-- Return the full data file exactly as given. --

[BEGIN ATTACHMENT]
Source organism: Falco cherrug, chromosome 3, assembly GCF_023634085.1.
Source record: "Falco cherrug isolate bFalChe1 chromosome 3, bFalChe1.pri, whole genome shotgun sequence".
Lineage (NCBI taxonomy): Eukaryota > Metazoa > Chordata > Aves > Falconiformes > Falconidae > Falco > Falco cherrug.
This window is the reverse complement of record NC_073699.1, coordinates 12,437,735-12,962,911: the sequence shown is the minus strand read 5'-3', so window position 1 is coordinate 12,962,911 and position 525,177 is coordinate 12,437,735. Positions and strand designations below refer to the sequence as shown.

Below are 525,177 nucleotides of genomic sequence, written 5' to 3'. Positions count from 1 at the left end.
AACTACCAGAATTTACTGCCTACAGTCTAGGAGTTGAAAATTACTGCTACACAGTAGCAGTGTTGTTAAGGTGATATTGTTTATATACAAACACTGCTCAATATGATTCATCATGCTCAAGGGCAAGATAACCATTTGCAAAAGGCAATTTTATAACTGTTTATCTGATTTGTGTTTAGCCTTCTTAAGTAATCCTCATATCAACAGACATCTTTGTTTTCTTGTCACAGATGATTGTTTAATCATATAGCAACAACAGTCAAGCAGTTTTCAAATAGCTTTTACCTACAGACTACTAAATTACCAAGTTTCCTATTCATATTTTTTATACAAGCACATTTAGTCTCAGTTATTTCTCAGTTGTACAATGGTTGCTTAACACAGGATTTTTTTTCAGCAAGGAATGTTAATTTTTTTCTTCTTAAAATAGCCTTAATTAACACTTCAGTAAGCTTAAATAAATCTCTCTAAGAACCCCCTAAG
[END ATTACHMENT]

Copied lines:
Source organism: Falco cherrug, chromosome 3, assembly GCF_023634085.1.
Source record: "Falco cherrug isolate bFalChe1 chromosome 3, bFalChe1.pri, whole genome shotgun sequence".
Lineage (NCBI taxonomy): Eukaryota > Metazoa > Chordata > Aves > Falconiformes > Falconidae > Falco > Falco cherrug.
This window is the reverse complement of record NC_073699.1, coordinates 12,437,735-12,962,911: the sequence shown is the minus strand read 5'-3', so window position 1 is coordinate 12,962,911 and position 525,177 is coordinate 12,437,735. Positions and strand designations below refer to the sequence as shown.

Below are 525,177 nucleotides of genomic sequence, written 5' to 3'. Positions count from 1 at the left end.
AACTACCAGAATTTACTGCCTACAGTCTAGGAGTTGAAAATTACTGCTACACAGTAGCAGTGTTGTTAAGGTGATATTGTTTATATACAAACACTGCTCAATATGATTCATCATGCTCAAGGGCAAGATAACCATTTGCAAAAGGCAATTTTATAACTGTTTATCTGATTTGTGTTTAGCCTTCTTAAGTAATCCTCATATCAACAGACATCTTTGTTTTCTTGTCACAGATGATTGTTTAATCATATAGCAACAACAGTCAAGCAGTTTTCAAATAGCTTTTACCTACAGACTACTAAATTACCAAGTTTCCTATTCATATTTTTTATACAAGCACATTTAGTCTCAGTTATTTCTCAGTTGTACAATGGTTGCTTAACACAGGATTTTTTTTCAGCAAGGAATGTTAATTTTTTTCTTCTTAAAATAGCCTTAATTAACACTTCAGTAAGCTTAAATAAATCTCTCTAAGAACCCCCTAAG